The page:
BEIJING - The world's most indebted developer Evergrande Group said it will prioritise its home buyers and retail investors as it faces payment on some of its offshore bonds on Thursday (Sept 23).
Investors and markets are watching closely to see how regulators in China will respond to the Chinese developer's liquidity crisis.
Evergrande chairman and founder Hui Ka Yan stressed in an internal meeting late on Wednesday night the importance of resuming construction on its stalled projects, and to be responsible towards helping Chinese wealth investors redeem their products.
The comments by Mr Hui, also known in Mandarin as Mr Xu Jiayin, come as some US$83.5 million (S$113 million) in interest payments are due on Thursday for China's No. 2 property developer on its March 2022 notes. A failure to pay will set off a 30-day clock before the bond defaults.
Evergrande has another US$47.5 million due next Wednesday for its March 2024 notes. Another 30-day countdown will start if Evergrande does not pay up as scheduled.
Analysts say a default on its bonds may be the final blow in Evergrande's fight to stay afloat as the embattled company, which had 1.97 trillion yuan (S$410 billion) in liabilities as at June 30, is likely to enter into debt restructuring.
"With time having run out for Evergrande, an imminent default followed by a long, painful restructuring is the most likely way forward," Dr Zafar Momin, an MBA lecturer at the Nanyang Business School, told The Straits Times.
BlackRock, UBS Group, HSBC Holdings and Ashmore Group, a London-based money manager that specialises in buying emerging-market debt, are among Evergrande's biggest debtors, according to Bloomberg.
Evergrande also reportedly missed interest payments to two of its largest bank creditors on Monday, even as it said on Wednesday that it would make a coupon payment on its domestic bonds due the following day.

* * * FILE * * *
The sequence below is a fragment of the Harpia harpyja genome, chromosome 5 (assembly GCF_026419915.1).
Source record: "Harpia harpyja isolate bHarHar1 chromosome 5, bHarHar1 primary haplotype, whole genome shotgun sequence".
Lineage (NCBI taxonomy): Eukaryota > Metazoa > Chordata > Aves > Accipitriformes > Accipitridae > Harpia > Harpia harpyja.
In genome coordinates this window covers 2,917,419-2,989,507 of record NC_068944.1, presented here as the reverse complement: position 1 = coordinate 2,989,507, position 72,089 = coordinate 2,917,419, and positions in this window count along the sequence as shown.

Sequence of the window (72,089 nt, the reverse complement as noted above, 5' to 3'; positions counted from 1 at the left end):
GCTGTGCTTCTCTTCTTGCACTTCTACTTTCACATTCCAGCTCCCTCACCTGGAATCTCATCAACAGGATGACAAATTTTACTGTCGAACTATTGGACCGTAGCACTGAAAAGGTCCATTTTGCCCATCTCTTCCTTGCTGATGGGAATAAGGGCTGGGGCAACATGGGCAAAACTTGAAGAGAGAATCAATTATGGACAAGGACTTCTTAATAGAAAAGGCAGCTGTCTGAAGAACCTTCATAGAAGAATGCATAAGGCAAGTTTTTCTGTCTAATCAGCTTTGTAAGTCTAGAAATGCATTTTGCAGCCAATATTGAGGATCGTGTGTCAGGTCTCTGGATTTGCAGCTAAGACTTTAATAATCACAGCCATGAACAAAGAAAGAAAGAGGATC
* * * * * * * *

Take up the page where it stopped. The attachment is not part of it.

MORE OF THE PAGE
It did not, however, specify how much of the 232 million yuan interest would be paid, or when.
Its statement to Shenzhen stock exchange did not mention whether it will make payment on its offshore bonds.
Evergrande's stock surged as much as 32 per cent on the Hang Seng Index on Thursday amid debt repayment hopes. Property stocks in China and Hong Kong also rallied.
Will Beijing intervene?
The uncertainty surrounding Evergrande's payments has raised questions on whether and how Beijing will intervene if the conglomerate defaults on its bonds.
Regulators' silence on Evergrande's problems so far has increased contagion risk to financial markets, said Dr Tommy Wu, lead economist at Oxford Economics, in a note on Tuesday.
The People's Bank of China (PBOC) has been injecting liquidity into its banking system to avoid a squeeze on funding amid Evergrande's debt crisis and a seasonal demand increase for financing, but the government has yet to make public its plans for the beleaguered property firm.
Professor Mak Yuen Teen at the National University of Singapore Business School said that "PBOC is closely monitoring the situation and will make the necessary intervention to prevent contagion" by encouraging lenders to continue financing firms with the additional liquidity.
"It's unlikely that there will be bail-out," he added.
Investors are hoping that the government will step in to help the company restructure and plan its refinancing, analysts said.
Analysts have largely dismissed the notion that an Evergrande collapse could trigger a financial crisis the way the Lehman Brothers' bankruptcy did in 2008.
But, even if Beijing does come up with a rescue plan for Evergrande, regulators are expected to orchestrate the restructuring as inconspicuously as they can.